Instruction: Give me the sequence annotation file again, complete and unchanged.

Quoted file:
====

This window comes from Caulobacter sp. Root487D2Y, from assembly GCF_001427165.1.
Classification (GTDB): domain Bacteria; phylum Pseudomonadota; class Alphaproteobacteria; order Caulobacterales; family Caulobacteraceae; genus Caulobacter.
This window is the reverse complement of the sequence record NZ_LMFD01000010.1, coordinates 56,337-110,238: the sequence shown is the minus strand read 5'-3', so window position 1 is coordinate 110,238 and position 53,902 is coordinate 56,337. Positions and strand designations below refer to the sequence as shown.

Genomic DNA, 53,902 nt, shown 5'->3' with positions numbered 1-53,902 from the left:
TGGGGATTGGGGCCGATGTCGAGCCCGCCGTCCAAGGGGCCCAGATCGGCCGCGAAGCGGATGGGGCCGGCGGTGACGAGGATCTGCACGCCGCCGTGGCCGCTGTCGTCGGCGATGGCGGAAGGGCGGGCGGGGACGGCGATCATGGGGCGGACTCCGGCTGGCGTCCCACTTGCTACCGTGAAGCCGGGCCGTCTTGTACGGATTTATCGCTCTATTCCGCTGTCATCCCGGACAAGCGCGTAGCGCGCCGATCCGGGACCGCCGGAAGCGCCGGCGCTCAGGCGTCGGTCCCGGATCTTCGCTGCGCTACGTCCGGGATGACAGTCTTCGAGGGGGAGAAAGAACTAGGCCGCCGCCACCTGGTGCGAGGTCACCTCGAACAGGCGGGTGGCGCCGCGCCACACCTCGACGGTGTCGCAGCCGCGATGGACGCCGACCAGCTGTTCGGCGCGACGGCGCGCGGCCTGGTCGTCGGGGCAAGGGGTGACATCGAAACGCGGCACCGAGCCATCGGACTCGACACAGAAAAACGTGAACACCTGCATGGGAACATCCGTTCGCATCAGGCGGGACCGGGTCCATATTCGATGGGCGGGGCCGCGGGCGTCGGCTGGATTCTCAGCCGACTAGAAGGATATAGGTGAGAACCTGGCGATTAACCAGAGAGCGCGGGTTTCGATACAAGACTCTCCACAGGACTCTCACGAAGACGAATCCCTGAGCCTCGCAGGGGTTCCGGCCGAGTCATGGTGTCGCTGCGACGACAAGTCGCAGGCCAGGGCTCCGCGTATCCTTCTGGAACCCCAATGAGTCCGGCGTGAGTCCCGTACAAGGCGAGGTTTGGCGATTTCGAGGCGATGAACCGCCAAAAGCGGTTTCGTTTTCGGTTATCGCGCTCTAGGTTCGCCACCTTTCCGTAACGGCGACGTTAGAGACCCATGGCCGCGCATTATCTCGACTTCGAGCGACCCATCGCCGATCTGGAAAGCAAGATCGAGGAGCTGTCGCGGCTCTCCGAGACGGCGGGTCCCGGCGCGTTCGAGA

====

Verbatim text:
This window comes from Caulobacter sp. Root487D2Y, from assembly GCF_001427165.1.
Classification (GTDB): domain Bacteria; phylum Pseudomonadota; class Alphaproteobacteria; order Caulobacterales; family Caulobacteraceae; genus Caulobacter.
This window is the reverse complement of the sequence record NZ_LMFD01000010.1, coordinates 56,337-110,238: the sequence shown is the minus strand read 5'-3', so window position 1 is coordinate 110,238 and position 53,902 is coordinate 56,337. Positions and strand designations below refer to the sequence as shown.

Genomic DNA, 53,902 nt, shown 5'->3' with positions numbered 1-53,902 from the left:
TGGGGATTGGGGCCGATGTCGAGCCCGCCGTCCAAGGGGCCCAGATCGGCCGCGAAGCGGATGGGGCCGGCGGTGACGAGGATCTGCACGCCGCCGTGGCCGCTGTCGTCGGCGATGGCGGAAGGGCGGGCGGGGACGGCGATCATGGGGCGGACTCCGGCTGGCGTCCCACTTGCTACCGTGAAGCCGGGCCGTCTTGTACGGATTTATCGCTCTATTCCGCTGTCATCCCGGACAAGCGCGTAGCGCGCCGATCCGGGACCGCCGGAAGCGCCGGCGCTCAGGCGTCGGTCCCGGATCTTCGCTGCGCTACGTCCGGGATGACAGTCTTCGAGGGGGAGAAAGAACTAGGCCGCCGCCACCTGGTGCGAGGTCACCTCGAACAGGCGGGTGGCGCCGCGCCACACCTCGACGGTGTCGCAGCCGCGATGGACGCCGACCAGCTGTTCGGCGCGACGGCGCGCGGCCTGGTCGTCGGGGCAAGGGGTGACATCGAAACGCGGCACCGAGCCATCGGACTCGACACAGAAAAACGTGAACACCTGCATGGGAACATCCGTTCGCATCAGGCGGGACCGGGTCCATATTCGATGGGCGGGGCCGCGGGCGTCGGCTGGATTCTCAGCCGACTAGAAGGATATAGGTGAGAACCTGGCGATTAACCAGAGAGCGCGGGTTTCGATACAAGACTCTCCACAGGACTCTCACGAAGACGAATCCCTGAGCCTCGCAGGGGTTCCGGCCGAGTCATGGTGTCGCTGCGACGACAAGTCGCAGGCCAGGGCTCCGCGTATCCTTCTGGAACCCCAATGAGTCCGGCGTGAGTCCCGTACAAGGCGAGGTTTGGCGATTTCGAGGCGATGAACCGCCAAAAGCGGTTTCGTTTTCGGTTATCGCGCTCTAGGTTCGCCACCTTTCCGTAACGGCGACGTTAGAGACCCATGGCCGCGCATTATCTCGACTTCGAGCGACCCATCGCCGATCTGGAAAGCAAGATCGAGGAGCTGTCGCGGCTCTCCGAGACGGCGGGTCCCGGCGCGTTCGAGA